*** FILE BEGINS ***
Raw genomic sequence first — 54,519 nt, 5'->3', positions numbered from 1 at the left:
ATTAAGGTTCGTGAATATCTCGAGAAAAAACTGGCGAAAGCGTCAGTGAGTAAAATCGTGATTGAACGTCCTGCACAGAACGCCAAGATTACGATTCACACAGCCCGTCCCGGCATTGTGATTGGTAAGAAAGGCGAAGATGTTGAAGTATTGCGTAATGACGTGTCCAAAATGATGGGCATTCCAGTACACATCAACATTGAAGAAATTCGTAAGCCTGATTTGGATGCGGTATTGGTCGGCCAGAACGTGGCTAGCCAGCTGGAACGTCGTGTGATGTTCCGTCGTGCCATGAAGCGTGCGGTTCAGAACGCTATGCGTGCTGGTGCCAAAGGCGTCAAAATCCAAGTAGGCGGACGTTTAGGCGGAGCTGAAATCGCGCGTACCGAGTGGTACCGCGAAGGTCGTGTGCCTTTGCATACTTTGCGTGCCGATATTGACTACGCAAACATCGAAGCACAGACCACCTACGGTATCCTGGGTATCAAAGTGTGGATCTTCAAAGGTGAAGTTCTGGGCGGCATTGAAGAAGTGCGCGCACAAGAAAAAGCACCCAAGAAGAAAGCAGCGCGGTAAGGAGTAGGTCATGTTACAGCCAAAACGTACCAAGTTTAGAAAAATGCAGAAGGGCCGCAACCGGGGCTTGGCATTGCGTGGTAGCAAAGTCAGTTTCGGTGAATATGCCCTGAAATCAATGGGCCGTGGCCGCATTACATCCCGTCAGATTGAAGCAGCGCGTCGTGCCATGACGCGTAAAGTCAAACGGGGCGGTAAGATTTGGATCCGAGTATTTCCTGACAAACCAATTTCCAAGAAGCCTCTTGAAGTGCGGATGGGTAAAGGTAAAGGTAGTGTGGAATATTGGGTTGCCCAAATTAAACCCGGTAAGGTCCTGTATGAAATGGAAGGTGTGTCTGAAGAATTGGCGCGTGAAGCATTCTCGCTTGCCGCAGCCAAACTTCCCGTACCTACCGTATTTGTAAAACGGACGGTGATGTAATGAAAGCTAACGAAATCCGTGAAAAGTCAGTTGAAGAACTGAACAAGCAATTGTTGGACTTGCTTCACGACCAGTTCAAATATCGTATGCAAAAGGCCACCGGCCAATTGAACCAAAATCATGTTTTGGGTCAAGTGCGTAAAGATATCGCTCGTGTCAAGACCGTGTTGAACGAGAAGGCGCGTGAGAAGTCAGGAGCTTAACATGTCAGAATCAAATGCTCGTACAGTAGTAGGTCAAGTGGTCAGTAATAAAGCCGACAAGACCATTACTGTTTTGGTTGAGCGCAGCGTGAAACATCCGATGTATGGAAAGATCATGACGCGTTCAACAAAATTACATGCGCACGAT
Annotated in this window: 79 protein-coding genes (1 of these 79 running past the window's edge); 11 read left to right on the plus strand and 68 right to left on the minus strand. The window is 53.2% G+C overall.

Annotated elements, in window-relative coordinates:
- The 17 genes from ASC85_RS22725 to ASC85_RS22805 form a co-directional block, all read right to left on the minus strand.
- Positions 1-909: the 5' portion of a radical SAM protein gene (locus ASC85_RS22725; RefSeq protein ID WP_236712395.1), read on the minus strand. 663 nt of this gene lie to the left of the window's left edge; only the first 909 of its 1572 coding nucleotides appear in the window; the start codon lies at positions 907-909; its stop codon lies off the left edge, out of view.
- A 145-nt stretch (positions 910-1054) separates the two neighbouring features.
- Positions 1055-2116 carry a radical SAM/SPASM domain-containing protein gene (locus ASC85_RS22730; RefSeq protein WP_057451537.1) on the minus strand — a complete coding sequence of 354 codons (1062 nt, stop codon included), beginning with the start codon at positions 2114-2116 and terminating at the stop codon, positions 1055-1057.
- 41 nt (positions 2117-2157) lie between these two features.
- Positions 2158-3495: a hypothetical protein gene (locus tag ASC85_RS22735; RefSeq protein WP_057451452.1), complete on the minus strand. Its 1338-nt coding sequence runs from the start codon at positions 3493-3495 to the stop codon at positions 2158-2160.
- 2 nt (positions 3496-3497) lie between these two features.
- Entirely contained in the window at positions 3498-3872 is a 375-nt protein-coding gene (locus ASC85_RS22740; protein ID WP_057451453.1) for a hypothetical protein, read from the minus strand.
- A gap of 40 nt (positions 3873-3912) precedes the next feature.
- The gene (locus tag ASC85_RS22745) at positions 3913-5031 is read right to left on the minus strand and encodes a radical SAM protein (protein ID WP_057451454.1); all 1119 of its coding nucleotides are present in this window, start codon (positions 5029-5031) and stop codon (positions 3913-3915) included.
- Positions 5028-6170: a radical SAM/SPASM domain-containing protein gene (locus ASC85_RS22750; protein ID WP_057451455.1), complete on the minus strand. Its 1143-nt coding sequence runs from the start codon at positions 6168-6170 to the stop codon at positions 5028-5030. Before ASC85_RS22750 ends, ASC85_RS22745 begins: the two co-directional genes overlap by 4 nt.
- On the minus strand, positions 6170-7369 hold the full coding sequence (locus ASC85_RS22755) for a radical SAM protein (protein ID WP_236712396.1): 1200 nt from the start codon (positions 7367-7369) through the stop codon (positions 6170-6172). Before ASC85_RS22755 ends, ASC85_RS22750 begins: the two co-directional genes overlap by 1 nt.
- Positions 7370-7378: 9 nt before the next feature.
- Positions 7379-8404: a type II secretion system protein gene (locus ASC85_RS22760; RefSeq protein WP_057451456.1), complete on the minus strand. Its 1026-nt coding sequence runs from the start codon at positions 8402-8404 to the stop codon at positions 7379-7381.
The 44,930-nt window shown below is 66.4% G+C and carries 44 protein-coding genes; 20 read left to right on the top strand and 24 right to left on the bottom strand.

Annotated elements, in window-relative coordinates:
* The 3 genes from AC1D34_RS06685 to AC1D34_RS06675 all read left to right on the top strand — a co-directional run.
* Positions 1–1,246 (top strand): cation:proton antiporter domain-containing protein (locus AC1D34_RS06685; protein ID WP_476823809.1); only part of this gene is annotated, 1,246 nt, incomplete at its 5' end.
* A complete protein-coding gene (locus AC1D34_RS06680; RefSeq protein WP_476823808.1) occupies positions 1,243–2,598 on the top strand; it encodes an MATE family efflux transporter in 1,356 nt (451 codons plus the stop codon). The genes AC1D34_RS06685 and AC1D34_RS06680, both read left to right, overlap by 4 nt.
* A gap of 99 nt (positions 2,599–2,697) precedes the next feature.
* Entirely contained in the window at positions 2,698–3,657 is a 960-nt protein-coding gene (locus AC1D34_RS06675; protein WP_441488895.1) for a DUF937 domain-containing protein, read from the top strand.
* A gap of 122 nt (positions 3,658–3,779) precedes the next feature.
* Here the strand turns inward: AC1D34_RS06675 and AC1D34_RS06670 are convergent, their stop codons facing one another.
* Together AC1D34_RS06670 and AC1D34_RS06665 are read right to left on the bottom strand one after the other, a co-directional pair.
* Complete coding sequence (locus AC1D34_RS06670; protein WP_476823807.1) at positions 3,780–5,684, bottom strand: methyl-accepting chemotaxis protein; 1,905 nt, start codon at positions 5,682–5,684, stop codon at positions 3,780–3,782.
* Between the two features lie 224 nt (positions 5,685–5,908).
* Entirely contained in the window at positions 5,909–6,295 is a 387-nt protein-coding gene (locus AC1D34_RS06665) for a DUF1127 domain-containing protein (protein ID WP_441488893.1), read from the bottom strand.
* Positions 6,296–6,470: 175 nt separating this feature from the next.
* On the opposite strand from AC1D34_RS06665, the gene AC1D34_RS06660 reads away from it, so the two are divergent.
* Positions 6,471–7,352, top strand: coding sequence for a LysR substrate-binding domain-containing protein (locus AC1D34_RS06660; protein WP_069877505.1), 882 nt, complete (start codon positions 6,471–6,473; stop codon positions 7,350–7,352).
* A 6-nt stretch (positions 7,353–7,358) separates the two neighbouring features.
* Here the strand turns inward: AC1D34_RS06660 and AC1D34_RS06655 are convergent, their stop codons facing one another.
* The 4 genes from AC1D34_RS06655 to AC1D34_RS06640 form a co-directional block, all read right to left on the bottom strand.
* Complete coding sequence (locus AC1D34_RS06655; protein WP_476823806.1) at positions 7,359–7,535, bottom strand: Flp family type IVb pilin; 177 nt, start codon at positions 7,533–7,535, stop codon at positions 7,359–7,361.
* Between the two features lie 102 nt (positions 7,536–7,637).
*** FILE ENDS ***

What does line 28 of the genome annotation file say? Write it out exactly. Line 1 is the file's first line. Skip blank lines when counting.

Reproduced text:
* Together AC1D34_RS06670 and AC1D34_RS06665 are read right to left on the bottom strand one after the other, a co-directional pair.